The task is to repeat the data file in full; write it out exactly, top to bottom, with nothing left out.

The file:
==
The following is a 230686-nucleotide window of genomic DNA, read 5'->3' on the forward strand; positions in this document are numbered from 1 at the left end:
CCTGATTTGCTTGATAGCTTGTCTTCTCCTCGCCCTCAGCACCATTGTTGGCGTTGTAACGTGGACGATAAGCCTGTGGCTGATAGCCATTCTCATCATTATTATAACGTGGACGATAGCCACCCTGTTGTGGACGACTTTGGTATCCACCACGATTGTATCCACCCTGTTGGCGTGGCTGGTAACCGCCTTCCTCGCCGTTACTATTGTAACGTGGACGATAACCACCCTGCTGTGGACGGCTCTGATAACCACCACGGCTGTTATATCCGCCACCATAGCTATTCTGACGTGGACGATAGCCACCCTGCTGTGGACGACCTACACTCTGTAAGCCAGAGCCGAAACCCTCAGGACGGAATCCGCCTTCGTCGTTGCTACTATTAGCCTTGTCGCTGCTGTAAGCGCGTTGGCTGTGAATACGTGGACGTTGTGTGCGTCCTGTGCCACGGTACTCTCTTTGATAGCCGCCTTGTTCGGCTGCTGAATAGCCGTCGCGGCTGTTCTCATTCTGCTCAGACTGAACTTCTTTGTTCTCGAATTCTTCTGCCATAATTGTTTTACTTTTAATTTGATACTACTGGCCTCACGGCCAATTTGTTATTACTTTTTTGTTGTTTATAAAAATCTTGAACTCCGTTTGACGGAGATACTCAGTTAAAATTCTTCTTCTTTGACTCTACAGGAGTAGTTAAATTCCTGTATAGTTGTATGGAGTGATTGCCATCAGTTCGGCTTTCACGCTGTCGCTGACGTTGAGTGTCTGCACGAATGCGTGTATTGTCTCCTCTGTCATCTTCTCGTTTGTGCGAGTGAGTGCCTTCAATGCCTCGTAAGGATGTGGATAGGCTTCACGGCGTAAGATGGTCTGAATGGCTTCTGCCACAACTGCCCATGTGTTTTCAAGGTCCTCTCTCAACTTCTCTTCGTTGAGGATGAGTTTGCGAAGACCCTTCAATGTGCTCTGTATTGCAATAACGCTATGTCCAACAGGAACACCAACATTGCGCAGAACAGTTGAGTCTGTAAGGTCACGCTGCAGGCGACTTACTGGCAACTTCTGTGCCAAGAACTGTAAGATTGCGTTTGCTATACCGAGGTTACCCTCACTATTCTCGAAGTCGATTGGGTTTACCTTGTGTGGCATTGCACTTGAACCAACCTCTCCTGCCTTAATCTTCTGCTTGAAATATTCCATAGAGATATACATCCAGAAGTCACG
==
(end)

The following is a 230686-nucleotide window of genomic DNA, read 5'->3' on the forward strand; positions in this document are numbered from 1 at the left end:
CCTGATTTGCTTGATAGCTTGTCTTCTCCTCGCCCTCAGCACCATTGTTGGCGTTGTAACGTGGACGATAAGCCTGTGGCTGATAGCCATTCTCATCATTATTATAACGTGGACGATAGCCACCCTGTTGTGGACGACTTTGGTATCCACCACGATTGTATCCACCCTGTTGGCGTGGCTGGTAACCGCCTTCCTCGCCGTTACTATTGTAACGTGGACGATAACCACCCTGCTGTGGACGGCTCTGATAACCACCACGGCTGTTATATCCGCCACCATAGCTATTCTGACGTGGACGATAGCCACCCTGCTGTGGACGACCTACACTCTGTAAGCCAGAGCCGAAACCCTCAGGACGGAATCCGCCTTCGTCGTTGCTACTATTAGCCTTGTCGCTGCTGTAAGCGCGTTGGCTGTGAATACGTGGACGTTGTGTGCGTCCTGTGCCACGGTACTCTCTTTGATAGCCGCCTTGTTCGGCTGCTGAATAGCCGTCGCGGCTGTTCTCATTCTGCTCAGACTGAACTTCTTTGTTCTCGAATTCTTCTGCCATAATTGTTTTACTTTTAATTTGATACTACTGGCCTCACGGCCAATTTGTTATTACTTTTTTGTTGTTTATAAAAATCTTGAACTCCGTTTGACGGAGATACTCAGTTAAAATTCTTCTTCTTTGACTCTACAGGAGTAGTTAAATTCCTGTATAGTTGTATGGAGTGATTGCCATCAGTTCGGCTTTCACGCTGTCGCTGACGTTGAGTGTCTGCACGAATGCGTGTATTGTCTCCTCTGTCATCTTCTCGTTTGTGCGAGTGAGTGCCTTCAATGCCTCGTAAGGATGTGGATAGGCTTCACGGCGTAAGATGGTCTGAATGGCTTCTGCCACAACTGCCCATGTGTTTTCAAGGTCCTCTCTCAACTTCTCTTCGTTGAGGATGAGTTTGCGAAGACCCTTCAATGTGCTCTGTATTGCAATAACGCTATGTCCAACAGGAACACCAACATTGCGCAGAACAGTTGAGTCTGTAAGGTCACGCTGCAGGCGACTTACTGGCAACTTCTGTGCCAAGAACTGTAAGATTGCGTTTGCTATACCGAGGTTACCCTCACTATTCTCGAAGTCGATTGGGTTTACCTTGTGTGGCATTGCACTTGAACCAACCTCTCCTGCCTTAATCTTCTGCTTGAAATATTCCATAGAGATATACATCCAGAAGTCACG